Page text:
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September 1992

Otologic Effects of Interferon Beta Serine in Experimental Rhinovirus Colds

Author Affiliations

From the Departments of Internal Medicine (Drs Sperber and Hayden), and Pathology (Dr Hayden), University of Virginia School of Medicine, Charlottesville; Department of Otolaryngology, University of Pittsburgh (Pa) School of Medicine, (Drs Doyle and McBride); and Richardson-Vicks Research Center, Shelton, Conn (Drs Sorrentino and Riker). Dr Sperber is presently with the Infectious Diseases Section, Department of Medicine, Hackensack (NJ) Medical Center. Dr McBride is presently with the Department of Otolaryngology, Georgetown Medical Center, Washington, DC.

Arch Otolaryngol Head Neck Surg. 1992;118(9):933-936. doi:10.1001/archotol.1992.01880090049015

• To evaluate the efficacy and otologic effects of recombinant interferon beta serine for experimental rhinovirus colds, 38 healthy adults received nasal drops of recombinant interferon beta serine, 12×106 U, or placebo three times daily for 4.3 days beginning 36 hours after infection. Illness rates and severity did not differ between the groups, but the frequency of virus shedding was reduced on the fourth (37% vs 74%) and sixth (11% vs 42%) postchallenge days in recipients of recombinant interferon beta serine. Abnormal eustachian tube function in at least one ear was identified by the inflation-deflation test during 44% of observations in 13 infected recipients of recombinant interferon beta serine compared with 62% of observations in five placebo recipients. Tympanometry revealed middle-ear pressure abnormalities (<−50 or >20 mm H2O) in at least one ear during 18% of observations in recipients of recombinant interferon beta serine compared with 38% of observations in placebo recipients. These results suggest that antiviral therapy may alter the course of middle-ear dysfunction associated with experimental colds.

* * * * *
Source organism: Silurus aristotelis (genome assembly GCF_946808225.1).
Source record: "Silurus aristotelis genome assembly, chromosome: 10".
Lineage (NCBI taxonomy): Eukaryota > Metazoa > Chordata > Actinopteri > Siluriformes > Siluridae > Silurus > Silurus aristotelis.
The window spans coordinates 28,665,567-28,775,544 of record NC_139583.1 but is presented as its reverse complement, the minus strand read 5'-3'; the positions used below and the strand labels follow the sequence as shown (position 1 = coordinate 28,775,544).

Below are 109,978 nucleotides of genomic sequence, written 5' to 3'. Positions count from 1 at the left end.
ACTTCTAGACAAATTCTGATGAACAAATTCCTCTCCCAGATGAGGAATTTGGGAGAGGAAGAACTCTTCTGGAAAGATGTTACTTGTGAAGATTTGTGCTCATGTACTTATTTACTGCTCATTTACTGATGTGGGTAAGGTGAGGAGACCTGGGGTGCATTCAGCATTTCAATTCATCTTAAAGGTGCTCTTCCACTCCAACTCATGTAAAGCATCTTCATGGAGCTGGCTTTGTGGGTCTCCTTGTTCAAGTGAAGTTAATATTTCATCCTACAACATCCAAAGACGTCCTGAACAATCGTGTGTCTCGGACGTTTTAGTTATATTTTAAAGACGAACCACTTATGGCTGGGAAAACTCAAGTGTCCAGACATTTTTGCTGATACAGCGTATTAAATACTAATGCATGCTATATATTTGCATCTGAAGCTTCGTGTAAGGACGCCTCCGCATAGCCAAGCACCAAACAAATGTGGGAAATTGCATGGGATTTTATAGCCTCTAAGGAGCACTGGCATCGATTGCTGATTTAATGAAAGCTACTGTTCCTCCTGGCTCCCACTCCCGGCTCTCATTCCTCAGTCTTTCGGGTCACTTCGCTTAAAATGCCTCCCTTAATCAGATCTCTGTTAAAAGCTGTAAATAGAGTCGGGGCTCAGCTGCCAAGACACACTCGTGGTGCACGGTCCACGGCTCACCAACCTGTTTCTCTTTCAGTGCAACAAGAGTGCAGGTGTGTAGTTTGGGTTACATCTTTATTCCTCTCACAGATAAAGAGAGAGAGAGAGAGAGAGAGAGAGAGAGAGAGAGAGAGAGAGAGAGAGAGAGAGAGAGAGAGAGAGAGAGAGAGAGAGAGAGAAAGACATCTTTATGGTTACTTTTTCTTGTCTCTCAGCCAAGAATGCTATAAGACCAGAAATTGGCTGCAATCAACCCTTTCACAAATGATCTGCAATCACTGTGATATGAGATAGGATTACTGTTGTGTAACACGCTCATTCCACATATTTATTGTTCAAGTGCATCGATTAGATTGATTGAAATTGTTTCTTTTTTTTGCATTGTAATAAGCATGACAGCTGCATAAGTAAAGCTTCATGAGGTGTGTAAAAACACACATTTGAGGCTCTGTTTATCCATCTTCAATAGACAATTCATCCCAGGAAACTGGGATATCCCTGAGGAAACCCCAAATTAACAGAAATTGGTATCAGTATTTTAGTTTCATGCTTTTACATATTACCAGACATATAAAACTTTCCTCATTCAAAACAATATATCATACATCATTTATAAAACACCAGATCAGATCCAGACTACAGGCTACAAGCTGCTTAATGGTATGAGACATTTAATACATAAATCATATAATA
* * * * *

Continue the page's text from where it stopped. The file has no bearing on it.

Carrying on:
(Arch Otolaryngol Head Neck Surg. 1992;118:933-936)

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